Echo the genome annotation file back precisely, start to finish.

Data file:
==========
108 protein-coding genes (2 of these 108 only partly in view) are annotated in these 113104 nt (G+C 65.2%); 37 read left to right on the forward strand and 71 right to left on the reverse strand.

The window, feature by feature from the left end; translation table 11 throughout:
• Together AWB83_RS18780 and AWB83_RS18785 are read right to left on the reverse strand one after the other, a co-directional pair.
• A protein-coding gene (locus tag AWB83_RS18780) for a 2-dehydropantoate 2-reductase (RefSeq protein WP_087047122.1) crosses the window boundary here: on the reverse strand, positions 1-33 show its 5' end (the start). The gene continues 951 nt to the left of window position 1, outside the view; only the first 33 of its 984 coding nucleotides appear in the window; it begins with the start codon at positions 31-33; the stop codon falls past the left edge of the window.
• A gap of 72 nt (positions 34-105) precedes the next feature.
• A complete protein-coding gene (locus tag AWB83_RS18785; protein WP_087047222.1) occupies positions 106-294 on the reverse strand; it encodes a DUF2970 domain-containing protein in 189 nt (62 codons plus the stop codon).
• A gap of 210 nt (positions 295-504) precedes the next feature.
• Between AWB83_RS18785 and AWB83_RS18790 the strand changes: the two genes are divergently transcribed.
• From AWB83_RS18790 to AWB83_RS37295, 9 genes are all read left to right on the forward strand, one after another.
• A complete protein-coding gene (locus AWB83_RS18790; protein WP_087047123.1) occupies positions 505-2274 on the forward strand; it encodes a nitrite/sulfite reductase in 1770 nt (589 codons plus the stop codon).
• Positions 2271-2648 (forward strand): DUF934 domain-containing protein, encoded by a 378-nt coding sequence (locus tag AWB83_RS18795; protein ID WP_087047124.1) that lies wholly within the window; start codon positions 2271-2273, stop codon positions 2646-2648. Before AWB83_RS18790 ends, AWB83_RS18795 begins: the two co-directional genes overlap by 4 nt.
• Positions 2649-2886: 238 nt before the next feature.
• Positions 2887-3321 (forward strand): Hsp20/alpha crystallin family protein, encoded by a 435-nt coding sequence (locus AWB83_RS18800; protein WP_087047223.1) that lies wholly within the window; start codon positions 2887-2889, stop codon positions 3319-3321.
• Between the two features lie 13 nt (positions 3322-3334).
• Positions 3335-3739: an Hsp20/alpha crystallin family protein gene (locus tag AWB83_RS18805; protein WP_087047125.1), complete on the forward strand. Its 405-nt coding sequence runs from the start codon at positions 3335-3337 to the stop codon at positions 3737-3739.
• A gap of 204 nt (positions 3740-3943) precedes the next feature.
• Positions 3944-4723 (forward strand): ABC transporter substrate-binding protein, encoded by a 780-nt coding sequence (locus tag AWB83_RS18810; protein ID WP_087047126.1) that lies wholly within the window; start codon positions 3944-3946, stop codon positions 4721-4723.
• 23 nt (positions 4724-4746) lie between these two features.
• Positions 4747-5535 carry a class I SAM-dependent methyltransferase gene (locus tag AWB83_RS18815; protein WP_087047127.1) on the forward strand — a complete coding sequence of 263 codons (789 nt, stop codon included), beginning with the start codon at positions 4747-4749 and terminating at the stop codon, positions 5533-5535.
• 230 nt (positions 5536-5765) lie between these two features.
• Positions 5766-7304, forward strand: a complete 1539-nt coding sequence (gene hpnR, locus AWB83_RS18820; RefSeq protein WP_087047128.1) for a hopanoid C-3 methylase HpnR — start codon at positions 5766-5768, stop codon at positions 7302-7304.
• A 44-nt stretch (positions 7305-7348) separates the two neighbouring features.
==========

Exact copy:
108 protein-coding genes (2 of these 108 only partly in view) are annotated in these 113104 nt (G+C 65.2%); 37 read left to right on the forward strand and 71 right to left on the reverse strand.

The window, feature by feature from the left end; translation table 11 throughout:
• Together AWB83_RS18780 and AWB83_RS18785 are read right to left on the reverse strand one after the other, a co-directional pair.
• A protein-coding gene (locus tag AWB83_RS18780) for a 2-dehydropantoate 2-reductase (RefSeq protein WP_087047122.1) crosses the window boundary here: on the reverse strand, positions 1-33 show its 5' end (the start). The gene continues 951 nt to the left of window position 1, outside the view; only the first 33 of its 984 coding nucleotides appear in the window; it begins with the start codon at positions 31-33; the stop codon falls past the left edge of the window.
• A gap of 72 nt (positions 34-105) precedes the next feature.
• A complete protein-coding gene (locus tag AWB83_RS18785; protein WP_087047222.1) occupies positions 106-294 on the reverse strand; it encodes a DUF2970 domain-containing protein in 189 nt (62 codons plus the stop codon).
• A gap of 210 nt (positions 295-504) precedes the next feature.
• Between AWB83_RS18785 and AWB83_RS18790 the strand changes: the two genes are divergently transcribed.
• From AWB83_RS18790 to AWB83_RS37295, 9 genes are all read left to right on the forward strand, one after another.
• A complete protein-coding gene (locus AWB83_RS18790; protein WP_087047123.1) occupies positions 505-2274 on the forward strand; it encodes a nitrite/sulfite reductase in 1770 nt (589 codons plus the stop codon).
• Positions 2271-2648 (forward strand): DUF934 domain-containing protein, encoded by a 378-nt coding sequence (locus tag AWB83_RS18795; protein ID WP_087047124.1) that lies wholly within the window; start codon positions 2271-2273, stop codon positions 2646-2648. Before AWB83_RS18790 ends, AWB83_RS18795 begins: the two co-directional genes overlap by 4 nt.
• Positions 2649-2886: 238 nt before the next feature.
• Positions 2887-3321 (forward strand): Hsp20/alpha crystallin family protein, encoded by a 435-nt coding sequence (locus AWB83_RS18800; protein WP_087047223.1) that lies wholly within the window; start codon positions 2887-2889, stop codon positions 3319-3321.
• Between the two features lie 13 nt (positions 3322-3334).
• Positions 3335-3739: an Hsp20/alpha crystallin family protein gene (locus tag AWB83_RS18805; protein WP_087047125.1), complete on the forward strand. Its 405-nt coding sequence runs from the start codon at positions 3335-3337 to the stop codon at positions 3737-3739.
• A gap of 204 nt (positions 3740-3943) precedes the next feature.
• Positions 3944-4723 (forward strand): ABC transporter substrate-binding protein, encoded by a 780-nt coding sequence (locus tag AWB83_RS18810; protein ID WP_087047126.1) that lies wholly within the window; start codon positions 3944-3946, stop codon positions 4721-4723.
• 23 nt (positions 4724-4746) lie between these two features.
• Positions 4747-5535 carry a class I SAM-dependent methyltransferase gene (locus tag AWB83_RS18815; protein WP_087047127.1) on the forward strand — a complete coding sequence of 263 codons (789 nt, stop codon included), beginning with the start codon at positions 4747-4749 and terminating at the stop codon, positions 5533-5535.
• 230 nt (positions 5536-5765) lie between these two features.
• Positions 5766-7304, forward strand: a complete 1539-nt coding sequence (gene hpnR, locus AWB83_RS18820; RefSeq protein WP_087047128.1) for a hopanoid C-3 methylase HpnR — start codon at positions 5766-5768, stop codon at positions 7302-7304.
• A 44-nt stretch (positions 7305-7348) separates the two neighbouring features.